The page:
has been deprecated in favor of
is discouraged due to the inherent insecurity of host-based authentication.
copies its standard input to the remote command, the standard
output of the remote command to its standard output, and the
standard error of the remote command to its standard error.
Interrupt, quit and terminate signals are propagated to the remote
normally terminates when the remote command does.
The options are as follows:
Enable socket debugging (using
sockets used for communication with the remote host.
By default, the remote username is the same as the local username.
option allows the remote name to be specified.
Redirect input from the special device
section of this manual page).
is specified, you will be logged in on the remote host using
is not invoked with the standard program name
it uses this name as its
Shell meta-characters which are not quoted are interpreted on local machine,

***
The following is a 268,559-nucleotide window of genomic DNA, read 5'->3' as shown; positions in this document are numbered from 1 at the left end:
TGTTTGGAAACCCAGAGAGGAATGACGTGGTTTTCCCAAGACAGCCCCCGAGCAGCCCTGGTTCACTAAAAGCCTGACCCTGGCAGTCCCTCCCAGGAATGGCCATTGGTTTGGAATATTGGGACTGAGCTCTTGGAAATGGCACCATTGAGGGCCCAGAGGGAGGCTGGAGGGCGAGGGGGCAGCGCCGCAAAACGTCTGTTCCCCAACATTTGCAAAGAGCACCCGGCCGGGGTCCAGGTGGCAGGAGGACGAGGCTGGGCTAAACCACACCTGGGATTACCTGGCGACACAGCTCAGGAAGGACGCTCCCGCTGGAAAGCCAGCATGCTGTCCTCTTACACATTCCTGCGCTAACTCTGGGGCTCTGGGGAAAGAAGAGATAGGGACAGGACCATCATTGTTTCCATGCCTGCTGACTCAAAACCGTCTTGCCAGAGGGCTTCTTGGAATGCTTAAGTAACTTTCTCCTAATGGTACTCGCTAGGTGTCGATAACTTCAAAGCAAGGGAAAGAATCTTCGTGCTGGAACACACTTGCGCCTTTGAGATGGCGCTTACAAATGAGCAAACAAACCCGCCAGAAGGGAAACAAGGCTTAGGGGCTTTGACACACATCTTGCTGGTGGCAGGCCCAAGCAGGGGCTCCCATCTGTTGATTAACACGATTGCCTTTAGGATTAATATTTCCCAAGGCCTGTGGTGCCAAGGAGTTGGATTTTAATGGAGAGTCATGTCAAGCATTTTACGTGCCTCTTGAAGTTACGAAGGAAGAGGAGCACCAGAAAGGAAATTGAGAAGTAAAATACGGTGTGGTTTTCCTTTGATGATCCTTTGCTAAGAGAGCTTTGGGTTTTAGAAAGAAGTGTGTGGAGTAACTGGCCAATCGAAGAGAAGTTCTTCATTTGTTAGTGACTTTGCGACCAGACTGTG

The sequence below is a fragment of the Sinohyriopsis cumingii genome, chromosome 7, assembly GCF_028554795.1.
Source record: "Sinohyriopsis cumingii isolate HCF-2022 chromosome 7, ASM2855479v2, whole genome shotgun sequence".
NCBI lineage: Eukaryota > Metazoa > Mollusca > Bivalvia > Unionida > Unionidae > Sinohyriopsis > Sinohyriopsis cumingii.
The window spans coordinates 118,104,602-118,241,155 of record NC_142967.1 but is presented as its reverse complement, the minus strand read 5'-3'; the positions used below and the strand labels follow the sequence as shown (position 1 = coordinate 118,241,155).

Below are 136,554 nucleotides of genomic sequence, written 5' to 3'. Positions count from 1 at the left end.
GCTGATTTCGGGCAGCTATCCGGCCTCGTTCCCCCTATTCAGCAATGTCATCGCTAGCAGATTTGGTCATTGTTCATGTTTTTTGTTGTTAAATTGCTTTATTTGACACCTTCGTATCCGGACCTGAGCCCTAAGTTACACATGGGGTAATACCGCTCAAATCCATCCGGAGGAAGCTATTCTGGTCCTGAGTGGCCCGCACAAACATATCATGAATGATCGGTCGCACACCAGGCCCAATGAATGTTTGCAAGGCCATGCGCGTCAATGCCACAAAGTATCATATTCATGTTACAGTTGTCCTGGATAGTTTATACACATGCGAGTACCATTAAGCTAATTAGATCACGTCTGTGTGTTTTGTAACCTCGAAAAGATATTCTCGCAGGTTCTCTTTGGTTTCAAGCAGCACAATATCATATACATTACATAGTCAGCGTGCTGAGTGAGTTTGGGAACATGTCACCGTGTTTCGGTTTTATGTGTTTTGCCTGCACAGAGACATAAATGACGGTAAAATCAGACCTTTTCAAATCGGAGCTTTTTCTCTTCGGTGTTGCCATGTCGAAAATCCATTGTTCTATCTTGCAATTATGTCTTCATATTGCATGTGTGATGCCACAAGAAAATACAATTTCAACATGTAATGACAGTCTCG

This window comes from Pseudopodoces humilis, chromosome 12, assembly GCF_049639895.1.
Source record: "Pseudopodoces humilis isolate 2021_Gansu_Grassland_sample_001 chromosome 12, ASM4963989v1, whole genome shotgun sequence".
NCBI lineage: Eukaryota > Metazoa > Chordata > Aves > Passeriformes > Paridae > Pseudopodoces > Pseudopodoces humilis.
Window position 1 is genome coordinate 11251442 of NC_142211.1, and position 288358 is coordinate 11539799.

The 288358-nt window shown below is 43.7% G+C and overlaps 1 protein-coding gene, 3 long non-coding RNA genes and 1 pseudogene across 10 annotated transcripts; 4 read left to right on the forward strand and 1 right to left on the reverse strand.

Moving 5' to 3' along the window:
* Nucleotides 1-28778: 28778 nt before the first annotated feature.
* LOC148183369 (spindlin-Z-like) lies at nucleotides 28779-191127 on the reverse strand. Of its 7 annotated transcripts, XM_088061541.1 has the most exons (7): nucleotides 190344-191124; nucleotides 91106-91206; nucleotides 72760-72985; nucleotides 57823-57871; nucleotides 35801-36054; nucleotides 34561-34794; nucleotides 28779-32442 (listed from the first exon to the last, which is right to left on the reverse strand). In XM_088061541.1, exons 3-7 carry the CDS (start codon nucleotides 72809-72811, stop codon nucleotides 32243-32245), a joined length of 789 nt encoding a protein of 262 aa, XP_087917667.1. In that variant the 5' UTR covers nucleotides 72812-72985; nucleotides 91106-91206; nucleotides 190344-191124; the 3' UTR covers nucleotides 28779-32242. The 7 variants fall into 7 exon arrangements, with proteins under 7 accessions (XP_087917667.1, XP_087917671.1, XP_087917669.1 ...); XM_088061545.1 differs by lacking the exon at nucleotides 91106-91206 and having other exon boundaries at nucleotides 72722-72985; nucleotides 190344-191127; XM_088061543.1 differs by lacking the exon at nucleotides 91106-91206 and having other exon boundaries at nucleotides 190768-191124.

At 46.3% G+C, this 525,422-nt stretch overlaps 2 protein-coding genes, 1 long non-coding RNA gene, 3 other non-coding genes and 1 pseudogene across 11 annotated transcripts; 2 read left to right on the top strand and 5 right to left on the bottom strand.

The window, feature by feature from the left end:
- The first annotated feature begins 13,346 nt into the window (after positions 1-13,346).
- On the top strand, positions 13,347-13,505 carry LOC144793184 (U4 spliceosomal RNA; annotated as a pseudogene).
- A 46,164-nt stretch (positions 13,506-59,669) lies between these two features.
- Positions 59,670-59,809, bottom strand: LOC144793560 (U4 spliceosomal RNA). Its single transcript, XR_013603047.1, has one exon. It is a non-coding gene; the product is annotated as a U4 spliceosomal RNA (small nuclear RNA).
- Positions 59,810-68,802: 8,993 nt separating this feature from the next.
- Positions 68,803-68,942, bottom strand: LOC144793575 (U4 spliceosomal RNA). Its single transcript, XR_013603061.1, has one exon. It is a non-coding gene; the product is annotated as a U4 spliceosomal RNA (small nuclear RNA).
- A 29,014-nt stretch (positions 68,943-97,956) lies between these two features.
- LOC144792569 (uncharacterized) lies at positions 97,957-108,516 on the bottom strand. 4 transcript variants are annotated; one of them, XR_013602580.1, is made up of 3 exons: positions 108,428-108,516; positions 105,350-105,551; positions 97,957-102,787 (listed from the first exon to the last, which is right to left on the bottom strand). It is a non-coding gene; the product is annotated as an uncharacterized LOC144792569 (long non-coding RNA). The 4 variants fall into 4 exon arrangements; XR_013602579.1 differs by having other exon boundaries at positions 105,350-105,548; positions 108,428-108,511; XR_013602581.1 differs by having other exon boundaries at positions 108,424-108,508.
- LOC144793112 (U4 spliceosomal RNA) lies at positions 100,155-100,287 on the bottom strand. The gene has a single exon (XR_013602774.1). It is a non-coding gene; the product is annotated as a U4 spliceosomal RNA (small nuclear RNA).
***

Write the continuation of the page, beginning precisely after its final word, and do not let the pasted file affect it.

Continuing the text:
while quoted meta-characters are interpreted on the remote machine.
For example, the command
$ rsh otherhost cat remotefile >> localfile
appends the remote file
to the local file
$ rsh otherhost cat remotefile \&">>\&" other_remotefile
If you are using
and put a
in the background without redirecting its input away from the terminal,
it will block even if no reads are posted by the remote command.
If no input is desired you should redirect the input of
Stop signals stop the local
process only; this is arguably wrong, but currently hard to fix for reasons
too complicated to explain here.